Directed by: Bennet Miller
Premise: A dramatization of Truman Capote’s (Philip Seymour Hoffman) ordeal in writing In Cold Blood.
What Works: Hoffman’s performance as Capote is incredible. It is one of those rare biopics, like Charlize Theron in Monster or Jim Carrey in Man on the Moon, where a recognizable star is cast and then disappears into the role. Capote is primarily a character study of the author and it portrays him in an empathetic but brutal light. The film centers on the relationship between Capote and Perry Smith (Clifton Collins Jr.) and on Capote’s decent into depression he is slowly poisoned by the subject matter of his book. Collins’ portrayal of the killer strikes the kind of balance that Capote is attempting: simultaneously creating empathy for the man but not excusing his crimes. The same is done with Hoffman’s portrayal of Capote and the story carefully structures and intertwines the destruction of the two men, one physically and the other mentally.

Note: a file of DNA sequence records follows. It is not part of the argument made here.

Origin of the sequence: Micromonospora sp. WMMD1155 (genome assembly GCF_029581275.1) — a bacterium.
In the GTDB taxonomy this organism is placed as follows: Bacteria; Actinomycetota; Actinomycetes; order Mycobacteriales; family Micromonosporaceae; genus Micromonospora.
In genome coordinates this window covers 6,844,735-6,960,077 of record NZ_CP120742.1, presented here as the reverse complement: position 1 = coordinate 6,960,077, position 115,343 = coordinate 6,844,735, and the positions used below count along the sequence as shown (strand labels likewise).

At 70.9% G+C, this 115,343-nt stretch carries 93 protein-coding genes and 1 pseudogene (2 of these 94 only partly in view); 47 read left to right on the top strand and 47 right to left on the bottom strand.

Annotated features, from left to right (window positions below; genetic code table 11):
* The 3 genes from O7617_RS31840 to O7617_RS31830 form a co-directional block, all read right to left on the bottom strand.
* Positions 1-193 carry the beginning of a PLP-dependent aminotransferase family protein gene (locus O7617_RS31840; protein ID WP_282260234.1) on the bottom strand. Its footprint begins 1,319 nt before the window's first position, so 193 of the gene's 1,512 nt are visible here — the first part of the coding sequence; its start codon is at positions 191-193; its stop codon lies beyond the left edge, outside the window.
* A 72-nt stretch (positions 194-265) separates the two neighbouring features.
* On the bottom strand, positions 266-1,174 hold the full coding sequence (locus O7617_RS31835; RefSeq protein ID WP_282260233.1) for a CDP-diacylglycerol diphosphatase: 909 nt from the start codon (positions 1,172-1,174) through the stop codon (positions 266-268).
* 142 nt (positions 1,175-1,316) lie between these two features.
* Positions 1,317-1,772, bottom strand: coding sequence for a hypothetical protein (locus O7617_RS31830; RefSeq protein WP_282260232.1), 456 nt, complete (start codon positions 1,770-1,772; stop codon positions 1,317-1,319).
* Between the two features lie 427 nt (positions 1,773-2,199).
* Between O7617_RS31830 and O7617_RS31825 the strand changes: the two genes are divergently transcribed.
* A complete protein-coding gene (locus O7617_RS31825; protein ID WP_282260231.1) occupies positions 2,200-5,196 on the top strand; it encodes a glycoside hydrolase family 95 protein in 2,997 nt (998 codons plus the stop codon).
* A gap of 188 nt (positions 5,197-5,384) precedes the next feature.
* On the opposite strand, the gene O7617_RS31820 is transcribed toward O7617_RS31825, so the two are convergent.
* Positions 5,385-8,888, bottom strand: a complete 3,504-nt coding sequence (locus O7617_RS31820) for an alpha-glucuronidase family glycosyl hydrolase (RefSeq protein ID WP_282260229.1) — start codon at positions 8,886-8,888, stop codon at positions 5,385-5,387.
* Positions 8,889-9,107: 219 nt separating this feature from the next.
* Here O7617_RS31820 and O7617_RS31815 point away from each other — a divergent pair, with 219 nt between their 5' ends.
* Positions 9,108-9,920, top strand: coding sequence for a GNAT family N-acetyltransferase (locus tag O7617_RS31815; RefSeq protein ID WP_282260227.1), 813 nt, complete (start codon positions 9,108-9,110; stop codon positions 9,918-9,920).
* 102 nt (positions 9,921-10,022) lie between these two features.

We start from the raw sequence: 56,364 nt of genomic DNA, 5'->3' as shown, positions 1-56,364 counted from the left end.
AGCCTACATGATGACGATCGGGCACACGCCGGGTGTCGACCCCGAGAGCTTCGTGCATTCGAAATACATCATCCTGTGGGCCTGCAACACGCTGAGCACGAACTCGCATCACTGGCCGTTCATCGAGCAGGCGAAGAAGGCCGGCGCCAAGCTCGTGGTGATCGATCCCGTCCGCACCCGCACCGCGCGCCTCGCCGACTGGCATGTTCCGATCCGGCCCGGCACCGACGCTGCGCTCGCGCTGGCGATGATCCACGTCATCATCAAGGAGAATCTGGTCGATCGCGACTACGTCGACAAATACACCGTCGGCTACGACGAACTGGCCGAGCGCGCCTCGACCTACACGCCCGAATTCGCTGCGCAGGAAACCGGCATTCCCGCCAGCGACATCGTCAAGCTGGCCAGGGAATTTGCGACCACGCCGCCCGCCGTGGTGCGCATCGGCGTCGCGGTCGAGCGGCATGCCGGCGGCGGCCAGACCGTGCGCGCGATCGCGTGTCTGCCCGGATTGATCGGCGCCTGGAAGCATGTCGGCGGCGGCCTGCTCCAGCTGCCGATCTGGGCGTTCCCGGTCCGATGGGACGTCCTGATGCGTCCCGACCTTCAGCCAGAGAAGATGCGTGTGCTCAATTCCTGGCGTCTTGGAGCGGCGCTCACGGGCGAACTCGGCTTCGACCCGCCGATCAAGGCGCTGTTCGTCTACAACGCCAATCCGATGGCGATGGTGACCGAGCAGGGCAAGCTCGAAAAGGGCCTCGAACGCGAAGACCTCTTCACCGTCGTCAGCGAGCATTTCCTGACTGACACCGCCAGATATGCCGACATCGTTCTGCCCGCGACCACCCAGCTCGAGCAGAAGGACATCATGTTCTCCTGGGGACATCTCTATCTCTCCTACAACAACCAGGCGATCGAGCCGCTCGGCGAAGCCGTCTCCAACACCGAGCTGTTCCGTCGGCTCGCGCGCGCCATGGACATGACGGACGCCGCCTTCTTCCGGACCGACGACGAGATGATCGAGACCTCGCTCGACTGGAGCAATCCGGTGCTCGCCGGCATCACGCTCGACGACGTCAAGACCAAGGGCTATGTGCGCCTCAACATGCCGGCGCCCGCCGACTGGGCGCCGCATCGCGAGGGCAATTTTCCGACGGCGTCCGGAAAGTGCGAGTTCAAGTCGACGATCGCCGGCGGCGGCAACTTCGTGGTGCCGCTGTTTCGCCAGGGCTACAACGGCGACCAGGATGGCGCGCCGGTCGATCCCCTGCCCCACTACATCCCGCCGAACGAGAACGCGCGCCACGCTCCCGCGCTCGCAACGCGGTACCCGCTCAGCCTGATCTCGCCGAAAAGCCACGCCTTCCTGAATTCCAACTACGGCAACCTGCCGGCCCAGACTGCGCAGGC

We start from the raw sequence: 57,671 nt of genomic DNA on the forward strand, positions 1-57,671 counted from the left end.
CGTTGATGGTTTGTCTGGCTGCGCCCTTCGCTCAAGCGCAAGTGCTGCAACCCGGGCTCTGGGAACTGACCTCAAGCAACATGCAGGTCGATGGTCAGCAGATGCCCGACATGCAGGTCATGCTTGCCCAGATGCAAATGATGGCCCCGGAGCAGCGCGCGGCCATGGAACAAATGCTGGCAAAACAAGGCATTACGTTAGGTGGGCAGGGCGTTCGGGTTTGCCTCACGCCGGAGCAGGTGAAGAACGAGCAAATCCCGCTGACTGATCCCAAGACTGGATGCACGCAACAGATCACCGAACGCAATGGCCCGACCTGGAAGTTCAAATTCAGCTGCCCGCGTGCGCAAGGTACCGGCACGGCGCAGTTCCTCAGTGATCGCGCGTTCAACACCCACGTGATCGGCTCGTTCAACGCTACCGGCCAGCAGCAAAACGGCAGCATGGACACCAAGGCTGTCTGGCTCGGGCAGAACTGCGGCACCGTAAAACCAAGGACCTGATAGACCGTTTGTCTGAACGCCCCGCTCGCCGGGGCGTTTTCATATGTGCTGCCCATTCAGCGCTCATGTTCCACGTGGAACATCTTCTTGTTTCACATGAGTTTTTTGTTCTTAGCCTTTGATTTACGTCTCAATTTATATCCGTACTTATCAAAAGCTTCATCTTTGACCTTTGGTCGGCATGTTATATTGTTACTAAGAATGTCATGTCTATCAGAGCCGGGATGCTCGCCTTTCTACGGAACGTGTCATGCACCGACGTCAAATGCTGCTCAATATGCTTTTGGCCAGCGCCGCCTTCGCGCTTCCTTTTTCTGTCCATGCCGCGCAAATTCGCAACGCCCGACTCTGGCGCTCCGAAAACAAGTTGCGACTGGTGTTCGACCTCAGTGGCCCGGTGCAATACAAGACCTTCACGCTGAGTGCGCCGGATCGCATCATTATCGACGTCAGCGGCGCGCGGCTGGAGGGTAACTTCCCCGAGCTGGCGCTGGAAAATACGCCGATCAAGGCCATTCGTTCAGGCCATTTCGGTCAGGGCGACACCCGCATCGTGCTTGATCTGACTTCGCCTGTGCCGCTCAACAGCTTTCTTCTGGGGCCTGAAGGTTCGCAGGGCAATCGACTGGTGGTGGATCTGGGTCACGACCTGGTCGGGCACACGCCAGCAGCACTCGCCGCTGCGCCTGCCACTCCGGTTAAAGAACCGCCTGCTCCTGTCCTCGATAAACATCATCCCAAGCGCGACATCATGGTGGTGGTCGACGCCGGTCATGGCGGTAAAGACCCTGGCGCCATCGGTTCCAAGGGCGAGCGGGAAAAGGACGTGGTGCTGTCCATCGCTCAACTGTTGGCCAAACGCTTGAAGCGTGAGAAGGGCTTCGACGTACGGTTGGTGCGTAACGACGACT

What Doesn’t: The film limits itself to Capote and does not explore the world around him very much. Bruce Greenwood is underused as Jack Dunphy, Smith’s murder accomplice. While it may have been tangential to Capote’s descent into depression, Greenwood’s character would have opened up new possibilities.
Bottom Line: Capote is a great film about writing and the effects of nonfiction writing on its author. The focus of the film may be limited, but in the space that the film does cover, it is an excellent portrayal of a man and his work.
Episode: #80 (January 8, 2006)